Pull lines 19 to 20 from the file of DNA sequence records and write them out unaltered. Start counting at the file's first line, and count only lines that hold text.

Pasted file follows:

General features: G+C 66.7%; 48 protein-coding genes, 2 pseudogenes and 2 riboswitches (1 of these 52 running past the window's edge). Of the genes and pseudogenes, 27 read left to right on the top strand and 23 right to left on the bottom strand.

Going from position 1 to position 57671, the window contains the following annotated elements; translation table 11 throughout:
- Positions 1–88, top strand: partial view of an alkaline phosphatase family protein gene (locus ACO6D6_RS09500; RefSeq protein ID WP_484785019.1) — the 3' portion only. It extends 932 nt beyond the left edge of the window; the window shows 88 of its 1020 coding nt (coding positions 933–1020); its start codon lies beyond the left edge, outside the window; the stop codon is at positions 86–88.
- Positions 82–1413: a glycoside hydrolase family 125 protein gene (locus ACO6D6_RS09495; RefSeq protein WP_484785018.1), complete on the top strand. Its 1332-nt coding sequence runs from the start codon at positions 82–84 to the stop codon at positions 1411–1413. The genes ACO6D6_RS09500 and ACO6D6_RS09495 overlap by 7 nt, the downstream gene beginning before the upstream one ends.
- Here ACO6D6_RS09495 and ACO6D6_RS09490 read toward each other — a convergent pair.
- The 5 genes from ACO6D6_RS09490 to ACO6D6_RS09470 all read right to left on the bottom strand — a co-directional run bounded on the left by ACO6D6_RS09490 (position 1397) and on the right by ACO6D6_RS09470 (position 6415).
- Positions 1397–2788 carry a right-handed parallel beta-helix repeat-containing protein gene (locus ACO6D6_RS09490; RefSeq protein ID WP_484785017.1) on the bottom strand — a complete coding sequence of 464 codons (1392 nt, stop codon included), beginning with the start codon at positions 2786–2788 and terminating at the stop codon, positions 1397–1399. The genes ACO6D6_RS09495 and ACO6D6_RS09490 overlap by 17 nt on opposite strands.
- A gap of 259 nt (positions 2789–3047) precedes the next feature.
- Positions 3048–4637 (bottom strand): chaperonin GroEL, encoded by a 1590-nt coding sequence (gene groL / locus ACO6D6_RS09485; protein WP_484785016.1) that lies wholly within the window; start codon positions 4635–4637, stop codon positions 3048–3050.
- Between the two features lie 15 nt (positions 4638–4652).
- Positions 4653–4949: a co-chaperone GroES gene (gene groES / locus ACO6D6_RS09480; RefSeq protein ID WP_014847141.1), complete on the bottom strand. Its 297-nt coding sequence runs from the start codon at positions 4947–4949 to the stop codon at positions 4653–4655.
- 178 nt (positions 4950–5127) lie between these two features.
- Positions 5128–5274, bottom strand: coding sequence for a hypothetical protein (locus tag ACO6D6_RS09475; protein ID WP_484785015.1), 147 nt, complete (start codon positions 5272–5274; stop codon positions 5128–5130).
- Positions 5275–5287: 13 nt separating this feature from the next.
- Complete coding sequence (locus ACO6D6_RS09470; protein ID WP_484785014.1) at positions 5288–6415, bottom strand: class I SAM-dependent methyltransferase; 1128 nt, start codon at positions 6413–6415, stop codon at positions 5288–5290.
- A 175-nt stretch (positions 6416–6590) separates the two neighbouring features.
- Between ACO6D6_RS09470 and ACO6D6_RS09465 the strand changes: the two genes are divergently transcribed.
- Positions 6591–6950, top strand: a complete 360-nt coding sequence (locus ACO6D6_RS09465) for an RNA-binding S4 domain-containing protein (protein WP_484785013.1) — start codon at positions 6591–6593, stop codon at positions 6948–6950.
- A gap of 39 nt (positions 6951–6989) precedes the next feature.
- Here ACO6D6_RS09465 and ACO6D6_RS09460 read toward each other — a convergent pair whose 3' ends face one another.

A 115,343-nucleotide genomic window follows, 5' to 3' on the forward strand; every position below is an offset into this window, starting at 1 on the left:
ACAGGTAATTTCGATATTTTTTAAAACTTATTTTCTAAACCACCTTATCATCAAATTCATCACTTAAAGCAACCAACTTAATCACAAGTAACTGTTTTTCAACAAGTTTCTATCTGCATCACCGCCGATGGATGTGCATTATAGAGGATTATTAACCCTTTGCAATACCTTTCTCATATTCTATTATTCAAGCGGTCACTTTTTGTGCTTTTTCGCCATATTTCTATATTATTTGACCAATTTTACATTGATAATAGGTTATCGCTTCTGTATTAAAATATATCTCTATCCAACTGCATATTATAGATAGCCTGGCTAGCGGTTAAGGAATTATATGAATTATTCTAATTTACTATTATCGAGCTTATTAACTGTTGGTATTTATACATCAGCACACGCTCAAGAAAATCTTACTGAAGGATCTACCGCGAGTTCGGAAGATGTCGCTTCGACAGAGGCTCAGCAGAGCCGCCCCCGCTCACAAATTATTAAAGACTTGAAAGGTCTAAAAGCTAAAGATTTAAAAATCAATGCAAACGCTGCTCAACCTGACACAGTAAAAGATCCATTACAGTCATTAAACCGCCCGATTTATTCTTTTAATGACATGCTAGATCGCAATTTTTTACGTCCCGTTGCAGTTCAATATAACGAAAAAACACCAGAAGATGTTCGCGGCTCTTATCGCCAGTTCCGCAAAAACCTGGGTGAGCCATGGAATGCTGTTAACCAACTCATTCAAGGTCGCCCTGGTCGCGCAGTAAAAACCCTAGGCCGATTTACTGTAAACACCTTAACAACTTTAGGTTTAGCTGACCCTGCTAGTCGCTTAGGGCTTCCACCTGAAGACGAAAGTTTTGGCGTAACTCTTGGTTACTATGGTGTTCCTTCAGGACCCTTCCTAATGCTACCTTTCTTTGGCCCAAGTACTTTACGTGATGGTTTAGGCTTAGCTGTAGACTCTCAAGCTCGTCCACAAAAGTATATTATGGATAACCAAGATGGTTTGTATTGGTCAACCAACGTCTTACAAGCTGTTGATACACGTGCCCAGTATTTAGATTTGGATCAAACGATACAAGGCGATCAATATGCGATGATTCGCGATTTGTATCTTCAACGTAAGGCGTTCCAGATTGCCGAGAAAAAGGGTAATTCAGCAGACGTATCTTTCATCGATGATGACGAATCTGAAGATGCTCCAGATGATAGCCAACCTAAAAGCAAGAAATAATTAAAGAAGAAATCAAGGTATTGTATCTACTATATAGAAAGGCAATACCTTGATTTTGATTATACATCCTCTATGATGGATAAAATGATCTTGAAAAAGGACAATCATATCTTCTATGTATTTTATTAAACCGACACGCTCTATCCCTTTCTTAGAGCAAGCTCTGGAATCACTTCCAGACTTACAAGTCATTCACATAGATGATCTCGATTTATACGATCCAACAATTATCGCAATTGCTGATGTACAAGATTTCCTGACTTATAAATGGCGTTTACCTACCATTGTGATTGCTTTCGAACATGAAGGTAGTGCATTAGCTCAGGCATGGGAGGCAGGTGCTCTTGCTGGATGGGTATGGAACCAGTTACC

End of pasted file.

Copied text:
- A gap of 39 nt (positions 6951–6989) precedes the next feature.
- Here ACO6D6_RS09465 and ACO6D6_RS09460 read toward each other — a convergent pair whose 3' ends face one another.